Madam X: Such disgraceful behaviour should be nipped in bud. Malaysia is a democratic nation. Are these people so weak that they will succumb to consuming beer and other alcoholic drinks?

If so, their religious leaders should preach about resisting temptation. Removing the source of temptation does not make you more spiritual or religious.

This dangerous trend of religious zeal must not be allowed to continue in this beautiful multiracial and multireligious nation of ours.

Speechless: What right does the NGO have to demand that the convenience store's alcoholic beverages be removed if the store has a proper licence to operate?

People who don't or can't drink alcohol should refrain from buying it: they don't need an NGO to do the policing.

This form of intimidation has gone on for far too long and I hope the Pakatan Harapan government will seriously look into ensuring that Malaysians of all races and religions enjoy the same level of freedom and protection.

Asitis: The Perak sultan, as the head of Islam in the state should issue a statement condemning this mob harassment so that Islam will not be seen as an intolerant religion whose followers are incapable of co-existing with other people of this multiracial, multireligious society. Take a lesson from the Johor sultan.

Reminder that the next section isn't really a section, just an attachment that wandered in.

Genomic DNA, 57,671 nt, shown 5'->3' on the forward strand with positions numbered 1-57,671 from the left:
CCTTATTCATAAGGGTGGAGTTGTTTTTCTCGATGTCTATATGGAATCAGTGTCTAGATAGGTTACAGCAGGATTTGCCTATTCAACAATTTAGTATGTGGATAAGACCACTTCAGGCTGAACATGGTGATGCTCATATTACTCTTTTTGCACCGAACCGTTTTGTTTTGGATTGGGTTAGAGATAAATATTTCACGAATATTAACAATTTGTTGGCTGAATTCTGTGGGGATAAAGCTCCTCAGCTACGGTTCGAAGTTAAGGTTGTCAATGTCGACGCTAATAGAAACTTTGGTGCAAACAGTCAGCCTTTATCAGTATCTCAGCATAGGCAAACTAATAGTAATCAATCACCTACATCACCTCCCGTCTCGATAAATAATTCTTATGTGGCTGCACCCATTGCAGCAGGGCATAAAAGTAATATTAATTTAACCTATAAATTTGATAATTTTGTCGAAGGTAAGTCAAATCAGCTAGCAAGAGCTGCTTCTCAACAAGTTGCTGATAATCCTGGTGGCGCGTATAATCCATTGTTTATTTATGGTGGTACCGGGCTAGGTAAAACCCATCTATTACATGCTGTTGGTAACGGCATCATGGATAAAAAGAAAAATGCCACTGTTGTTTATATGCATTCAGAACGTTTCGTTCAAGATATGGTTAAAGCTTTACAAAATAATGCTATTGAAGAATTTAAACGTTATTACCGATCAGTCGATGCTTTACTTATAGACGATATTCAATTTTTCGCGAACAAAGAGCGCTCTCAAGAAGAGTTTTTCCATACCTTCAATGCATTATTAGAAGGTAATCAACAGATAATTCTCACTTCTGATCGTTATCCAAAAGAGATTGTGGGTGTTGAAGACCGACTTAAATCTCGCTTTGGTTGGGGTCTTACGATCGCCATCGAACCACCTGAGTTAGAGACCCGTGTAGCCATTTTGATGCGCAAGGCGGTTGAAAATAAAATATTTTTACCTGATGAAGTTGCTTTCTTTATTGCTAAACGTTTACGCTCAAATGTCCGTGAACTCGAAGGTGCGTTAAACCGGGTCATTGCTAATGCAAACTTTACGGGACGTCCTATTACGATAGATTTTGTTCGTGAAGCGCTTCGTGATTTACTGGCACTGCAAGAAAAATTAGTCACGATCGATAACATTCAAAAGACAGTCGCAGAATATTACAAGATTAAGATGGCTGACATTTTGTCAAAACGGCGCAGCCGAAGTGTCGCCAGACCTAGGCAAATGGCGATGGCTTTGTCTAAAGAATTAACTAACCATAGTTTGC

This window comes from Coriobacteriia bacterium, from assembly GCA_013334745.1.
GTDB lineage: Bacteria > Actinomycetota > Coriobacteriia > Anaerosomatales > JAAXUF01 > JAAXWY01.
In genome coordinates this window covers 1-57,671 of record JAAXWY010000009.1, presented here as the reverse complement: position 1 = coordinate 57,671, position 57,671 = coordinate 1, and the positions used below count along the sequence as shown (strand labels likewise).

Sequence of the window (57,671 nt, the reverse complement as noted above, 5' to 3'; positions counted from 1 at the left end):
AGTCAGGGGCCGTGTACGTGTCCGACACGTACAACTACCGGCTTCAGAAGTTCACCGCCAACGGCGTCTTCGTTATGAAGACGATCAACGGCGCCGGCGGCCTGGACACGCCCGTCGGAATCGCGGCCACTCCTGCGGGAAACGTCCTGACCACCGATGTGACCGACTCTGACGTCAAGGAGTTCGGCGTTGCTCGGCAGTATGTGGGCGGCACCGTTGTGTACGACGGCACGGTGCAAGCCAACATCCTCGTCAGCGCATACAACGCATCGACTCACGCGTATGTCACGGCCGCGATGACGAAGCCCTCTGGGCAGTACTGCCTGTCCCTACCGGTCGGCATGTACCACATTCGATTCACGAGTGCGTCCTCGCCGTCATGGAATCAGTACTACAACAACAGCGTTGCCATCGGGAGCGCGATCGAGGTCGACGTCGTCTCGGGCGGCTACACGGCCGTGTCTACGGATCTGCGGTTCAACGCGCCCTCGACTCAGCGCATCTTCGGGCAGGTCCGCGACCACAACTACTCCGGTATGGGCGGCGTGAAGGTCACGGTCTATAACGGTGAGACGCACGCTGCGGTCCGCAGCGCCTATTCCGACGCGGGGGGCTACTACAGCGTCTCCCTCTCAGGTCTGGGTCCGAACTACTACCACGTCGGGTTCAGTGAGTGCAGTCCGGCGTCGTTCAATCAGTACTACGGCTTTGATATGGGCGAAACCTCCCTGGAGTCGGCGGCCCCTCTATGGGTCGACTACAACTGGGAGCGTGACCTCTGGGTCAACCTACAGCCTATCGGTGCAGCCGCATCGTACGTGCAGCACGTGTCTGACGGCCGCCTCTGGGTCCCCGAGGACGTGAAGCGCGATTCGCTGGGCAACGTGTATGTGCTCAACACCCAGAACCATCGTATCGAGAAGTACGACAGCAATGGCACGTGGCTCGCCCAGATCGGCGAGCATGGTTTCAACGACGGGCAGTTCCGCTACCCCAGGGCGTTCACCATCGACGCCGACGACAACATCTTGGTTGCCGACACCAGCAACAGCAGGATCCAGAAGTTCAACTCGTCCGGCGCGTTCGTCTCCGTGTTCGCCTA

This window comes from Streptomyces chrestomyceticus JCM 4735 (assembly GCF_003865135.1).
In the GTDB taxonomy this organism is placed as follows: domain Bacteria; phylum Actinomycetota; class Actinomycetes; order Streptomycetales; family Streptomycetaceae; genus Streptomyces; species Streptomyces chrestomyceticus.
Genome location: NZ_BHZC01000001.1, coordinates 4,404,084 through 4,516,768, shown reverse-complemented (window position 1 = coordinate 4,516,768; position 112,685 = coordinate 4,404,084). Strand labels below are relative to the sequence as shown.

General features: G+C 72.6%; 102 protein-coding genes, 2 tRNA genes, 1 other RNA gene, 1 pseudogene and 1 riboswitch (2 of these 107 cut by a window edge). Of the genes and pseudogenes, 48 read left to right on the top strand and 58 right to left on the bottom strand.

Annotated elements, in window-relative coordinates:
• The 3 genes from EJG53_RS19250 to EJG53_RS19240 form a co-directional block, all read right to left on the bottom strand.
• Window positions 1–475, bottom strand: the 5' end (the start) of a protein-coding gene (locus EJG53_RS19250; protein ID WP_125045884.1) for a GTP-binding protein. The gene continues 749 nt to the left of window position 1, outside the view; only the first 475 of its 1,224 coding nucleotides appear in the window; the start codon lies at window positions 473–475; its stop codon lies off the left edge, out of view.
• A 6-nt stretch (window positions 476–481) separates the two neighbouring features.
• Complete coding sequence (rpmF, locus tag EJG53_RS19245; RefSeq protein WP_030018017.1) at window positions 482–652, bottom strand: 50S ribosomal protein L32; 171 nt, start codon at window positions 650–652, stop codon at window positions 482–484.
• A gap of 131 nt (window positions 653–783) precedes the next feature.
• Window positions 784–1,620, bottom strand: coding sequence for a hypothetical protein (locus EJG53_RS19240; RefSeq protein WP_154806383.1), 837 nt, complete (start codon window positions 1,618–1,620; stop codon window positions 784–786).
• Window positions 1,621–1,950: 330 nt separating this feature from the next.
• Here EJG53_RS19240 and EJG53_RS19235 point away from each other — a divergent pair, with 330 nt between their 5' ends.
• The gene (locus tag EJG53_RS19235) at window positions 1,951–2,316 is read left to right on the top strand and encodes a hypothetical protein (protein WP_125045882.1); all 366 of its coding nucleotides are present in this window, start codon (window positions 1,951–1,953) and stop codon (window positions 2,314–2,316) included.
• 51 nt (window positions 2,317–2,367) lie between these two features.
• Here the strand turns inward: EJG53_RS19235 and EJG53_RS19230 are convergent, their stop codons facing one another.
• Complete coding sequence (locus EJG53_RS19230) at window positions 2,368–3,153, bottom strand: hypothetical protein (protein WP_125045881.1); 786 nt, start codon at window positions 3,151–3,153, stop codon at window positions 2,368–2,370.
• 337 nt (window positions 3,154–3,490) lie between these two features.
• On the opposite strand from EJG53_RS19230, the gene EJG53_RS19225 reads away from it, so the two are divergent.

The prime minister, too, should issue a statement concerning this. Don't repeat Najib's mistake of ignoring such extremist religious element in our society, allowing it to grow into an uncontrollable monster.

Roger 5201: It is not the booze, neither is it the religion that is to blame. The solution lies in teaching Malaysians acceptance and showing them the beauty and power of diversity.

Our younger generation seemed to have shrugged off this ‘ketuanan’ stuff, why can't the "adults" learn from them? Live and let live. It is our unity in diversity that ultimately brings hope to all Malaysians.

Aninymous_3148570413dnf: It will take time to drain the swamp (to use a well-worn phrase of late) but I personally have every confidence that our present leadership can out-think the knuckle-draggers who don't want a kinder and fairer Malaysia for all.

The knuckle-draggers want a society ruled by indoctrinated fear. The true and decent Malaysians rely on genuine faith.